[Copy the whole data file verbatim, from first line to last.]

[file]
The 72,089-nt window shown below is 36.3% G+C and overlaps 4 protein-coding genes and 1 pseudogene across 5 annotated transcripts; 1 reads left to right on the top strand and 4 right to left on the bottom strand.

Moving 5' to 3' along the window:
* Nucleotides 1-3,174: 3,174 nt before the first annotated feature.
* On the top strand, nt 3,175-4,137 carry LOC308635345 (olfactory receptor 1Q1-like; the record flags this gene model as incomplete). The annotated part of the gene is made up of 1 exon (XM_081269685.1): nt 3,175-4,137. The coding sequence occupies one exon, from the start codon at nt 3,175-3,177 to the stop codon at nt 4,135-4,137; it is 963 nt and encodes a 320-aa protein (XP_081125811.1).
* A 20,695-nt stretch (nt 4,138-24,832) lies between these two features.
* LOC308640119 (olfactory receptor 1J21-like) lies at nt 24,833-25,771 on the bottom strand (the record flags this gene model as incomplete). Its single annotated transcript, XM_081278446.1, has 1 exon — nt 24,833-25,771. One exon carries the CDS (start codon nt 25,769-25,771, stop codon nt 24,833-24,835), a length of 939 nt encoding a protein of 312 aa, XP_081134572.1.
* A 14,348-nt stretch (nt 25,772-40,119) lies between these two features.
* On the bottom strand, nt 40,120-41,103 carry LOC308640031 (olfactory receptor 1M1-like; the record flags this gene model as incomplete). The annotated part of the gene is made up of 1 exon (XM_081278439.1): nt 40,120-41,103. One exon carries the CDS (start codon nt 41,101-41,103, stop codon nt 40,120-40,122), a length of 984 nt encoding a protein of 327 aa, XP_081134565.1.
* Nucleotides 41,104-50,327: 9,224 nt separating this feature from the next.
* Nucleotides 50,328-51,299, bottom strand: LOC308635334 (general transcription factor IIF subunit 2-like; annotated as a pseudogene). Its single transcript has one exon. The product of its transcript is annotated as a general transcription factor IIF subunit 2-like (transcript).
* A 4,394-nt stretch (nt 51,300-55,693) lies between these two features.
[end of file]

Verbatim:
The 72,089-nt window shown below is 36.3% G+C and overlaps 4 protein-coding genes and 1 pseudogene across 5 annotated transcripts; 1 reads left to right on the top strand and 4 right to left on the bottom strand.

Moving 5' to 3' along the window:
* Nucleotides 1-3,174: 3,174 nt before the first annotated feature.
* On the top strand, nt 3,175-4,137 carry LOC308635345 (olfactory receptor 1Q1-like; the record flags this gene model as incomplete). The annotated part of the gene is made up of 1 exon (XM_081269685.1): nt 3,175-4,137. The coding sequence occupies one exon, from the start codon at nt 3,175-3,177 to the stop codon at nt 4,135-4,137; it is 963 nt and encodes a 320-aa protein (XP_081125811.1).
* A 20,695-nt stretch (nt 4,138-24,832) lies between these two features.
* LOC308640119 (olfactory receptor 1J21-like) lies at nt 24,833-25,771 on the bottom strand (the record flags this gene model as incomplete). Its single annotated transcript, XM_081278446.1, has 1 exon — nt 24,833-25,771. One exon carries the CDS (start codon nt 25,769-25,771, stop codon nt 24,833-24,835), a length of 939 nt encoding a protein of 312 aa, XP_081134572.1.
* A 14,348-nt stretch (nt 25,772-40,119) lies between these two features.
* On the bottom strand, nt 40,120-41,103 carry LOC308640031 (olfactory receptor 1M1-like; the record flags this gene model as incomplete). The annotated part of the gene is made up of 1 exon (XM_081278439.1): nt 40,120-41,103. One exon carries the CDS (start codon nt 41,101-41,103, stop codon nt 40,120-40,122), a length of 984 nt encoding a protein of 327 aa, XP_081134565.1.
* Nucleotides 41,104-50,327: 9,224 nt separating this feature from the next.
* Nucleotides 50,328-51,299, bottom strand: LOC308635334 (general transcription factor IIF subunit 2-like; annotated as a pseudogene). Its single transcript has one exon. The product of its transcript is annotated as a general transcription factor IIF subunit 2-like (transcript).
* A 4,394-nt stretch (nt 51,300-55,693) lies between these two features.